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Orkney Islands project is a smart energy ‘system of the future’ using renewables, batteries, EVs

Scotland’s Orkney Islands have unveiled an initiative that aims to use a network of technologies, including renewables, batteries, and electric vehicles, to become a group of “smart energy islands.” The £28.5 million ($37.4 million) project hopes to eventually eliminate any need for fossil fuel use on the archipelago.

Orkney announced the project, which it’s calling the ReFLEX (Responsive Flexibility) initiative. It will use a “virtual energy system” which is being billed as the “energy system of the future.”

The virtual energy system aims to leverage all available technologies, including battery systems and “smart” EV charging, to balance out any intermittent renewable energy generation. Orkney is already a net exporter of renewable energy — more than 100% of annual electricity demand on the islands is met by wind, solar, and wave and tidal generation.

A software platform will control the battery systems and respond accordingly to demand. The release notes,

“State-of-the-art monitoring of the Orkney VES network will ensure storage systems get charged when renewables generation is at a peak, and power released when demand is highest.”

A separate release from the European Marine Energy Center offers a few more details on the initiative. Technologies to be deployed in the project include:

  • Up to 500 domestic batteries
  • Up to 100 business and large-scale batteries
  • Up to 200 Vehicle-to-Grid (V2G) chargers
  • Up to 600 new electrical vehicles (EVs)
  • An island community-powered electric bus and e-bike integrated transport system
  • Up to 100 flexible heating systems
  • An industrial-scale hydrogen fuel cell

The video below offers a bit more about the initiative’s goals, while showing multiple shots of Tesla Powerwalls, EVs charging, and wind turbines:

Into The Future

Orkney wants EVs to be a large part of the initiative going forward. Adele Lidderdale from Orkney Islands Council told BBC News, “Electric vehicles are a really important part of this project. At the moment, 2% of vehicles in Orkney are EVs and we’re looking to take that up to 10%.”

Half of the project is backed by U.K. government funding, and half of the project will be funded privately. European Marine Energy Center also says the “technologies will be introduced under attractive leasing type finance and novel ways of ownership that avoid the end user requiring major capital investment.”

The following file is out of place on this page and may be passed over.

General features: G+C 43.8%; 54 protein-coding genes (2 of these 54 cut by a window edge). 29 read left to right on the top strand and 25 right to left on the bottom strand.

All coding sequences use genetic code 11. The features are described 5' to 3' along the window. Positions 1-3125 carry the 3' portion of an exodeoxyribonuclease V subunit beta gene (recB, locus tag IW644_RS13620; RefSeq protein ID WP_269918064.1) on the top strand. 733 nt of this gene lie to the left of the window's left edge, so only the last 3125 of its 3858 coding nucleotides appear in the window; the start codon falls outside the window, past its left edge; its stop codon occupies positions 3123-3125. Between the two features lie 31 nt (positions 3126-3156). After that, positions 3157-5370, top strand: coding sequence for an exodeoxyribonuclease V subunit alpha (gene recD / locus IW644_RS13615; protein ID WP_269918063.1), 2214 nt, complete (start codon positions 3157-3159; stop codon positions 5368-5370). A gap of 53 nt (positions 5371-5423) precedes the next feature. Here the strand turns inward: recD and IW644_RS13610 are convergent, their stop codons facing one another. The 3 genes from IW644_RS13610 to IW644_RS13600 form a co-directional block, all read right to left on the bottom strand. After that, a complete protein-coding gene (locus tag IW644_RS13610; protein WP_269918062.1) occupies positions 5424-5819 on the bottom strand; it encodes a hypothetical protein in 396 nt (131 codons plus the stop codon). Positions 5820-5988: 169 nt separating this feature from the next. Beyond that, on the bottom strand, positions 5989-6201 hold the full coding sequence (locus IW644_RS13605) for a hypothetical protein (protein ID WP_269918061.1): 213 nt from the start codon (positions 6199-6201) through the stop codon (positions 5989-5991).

Partners in the project include Orkney Islands Council, power storage specialists Solo Energy, Heriot-Watt University, and Community Energy Scotland, energy and environmental consultants Aquatera, and energy company Doosan Babcock.

The EMEC released a few other interesting statistics regarding Orkney’s pioneering role in U.K. renewables:

  • 10% of homes on Orkney have microgeneration compared to 2.8% in the U.K.
  • Orkney has 375% more EVs per home than the U.K. average
  • Orkney has 2.0 kW of renewable energy capacity per home – 900% higher than the U.K. average
  • Orkney has 12 times more domestic RHI installations per home than the U.K. average
  • Annual renewable electricity generation is over 100% of annual electricity use on Orkney

Organizers hope the project will be successful enough to replicate in other areas, both across the U.K. and internationally. U.K. Government Minister Lord Duncan said of the project,

“Scotland is at the forefront of smart energy which is key to the U.K. Government’s modern Industrial Strategy. With £14.3 million of U.K. Government funding going to the ReFLEX project in Orkney, we are helping to establish the Scottish Islands as an energy powerhouse. We need cheaper, cleaner and flexible energy and Orkney will be at the heart of this.”

UK Green Projects

Along with this project, the U.K. government announced three other green projects receiving funding. Among them is an Oxford project to trial “the world’s largest hybrid energy storage system.”

The £41m project is built around a large battery system totaling 50 MW. It will store electricity to be used in supplying low-carbon ground-source heating to about 300 homes, and to accelerate large scale electric vehicle charging in the city. Spare energy will also power an EV “superhub,” as more than 20 “ultra-rapid” public EV chargers will be installed.

Other projects include smart energy systems in Oxford and Sussex.

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Phil Dzikiy is an Editor/Writer with Electrek/9to5Mac. Tips: